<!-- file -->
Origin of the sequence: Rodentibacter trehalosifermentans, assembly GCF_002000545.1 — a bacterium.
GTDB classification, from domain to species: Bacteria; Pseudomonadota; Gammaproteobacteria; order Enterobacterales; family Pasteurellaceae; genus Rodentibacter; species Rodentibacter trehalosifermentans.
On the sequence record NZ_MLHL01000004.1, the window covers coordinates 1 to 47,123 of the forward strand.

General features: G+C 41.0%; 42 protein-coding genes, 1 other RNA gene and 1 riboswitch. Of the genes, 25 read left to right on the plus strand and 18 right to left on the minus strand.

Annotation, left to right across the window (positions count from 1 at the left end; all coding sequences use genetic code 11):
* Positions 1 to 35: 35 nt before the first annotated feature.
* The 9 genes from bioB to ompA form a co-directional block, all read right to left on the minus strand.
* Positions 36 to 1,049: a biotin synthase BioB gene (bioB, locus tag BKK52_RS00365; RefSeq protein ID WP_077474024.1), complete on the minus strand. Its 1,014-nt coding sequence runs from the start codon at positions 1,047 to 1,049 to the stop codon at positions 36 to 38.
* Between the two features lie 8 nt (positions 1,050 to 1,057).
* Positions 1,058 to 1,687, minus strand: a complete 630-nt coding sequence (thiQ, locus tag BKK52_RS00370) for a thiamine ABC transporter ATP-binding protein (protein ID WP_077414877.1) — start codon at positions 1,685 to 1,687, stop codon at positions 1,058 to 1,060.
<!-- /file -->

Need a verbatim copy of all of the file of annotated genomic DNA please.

Origin of the sequence: Rodentibacter trehalosifermentans, assembly GCF_002000545.1 — a bacterium.
GTDB classification, from domain to species: Bacteria; Pseudomonadota; Gammaproteobacteria; order Enterobacterales; family Pasteurellaceae; genus Rodentibacter; species Rodentibacter trehalosifermentans.
On the sequence record NZ_MLHL01000004.1, the window covers coordinates 1 to 47,123 of the forward strand.

General features: G+C 41.0%; 42 protein-coding genes, 1 other RNA gene and 1 riboswitch. Of the genes, 25 read left to right on the plus strand and 18 right to left on the minus strand.

Annotation, left to right across the window (positions count from 1 at the left end; all coding sequences use genetic code 11):
* Positions 1 to 35: 35 nt before the first annotated feature.
* The 9 genes from bioB to ompA form a co-directional block, all read right to left on the minus strand.
* Positions 36 to 1,049: a biotin synthase BioB gene (bioB, locus tag BKK52_RS00365; RefSeq protein ID WP_077474024.1), complete on the minus strand. Its 1,014-nt coding sequence runs from the start codon at positions 1,047 to 1,049 to the stop codon at positions 36 to 38.
* Between the two features lie 8 nt (positions 1,050 to 1,057).
* Positions 1,058 to 1,687, minus strand: a complete 630-nt coding sequence (thiQ, locus tag BKK52_RS00370) for a thiamine ABC transporter ATP-binding protein (protein ID WP_077414877.1) — start codon at positions 1,685 to 1,687, stop codon at positions 1,058 to 1,060.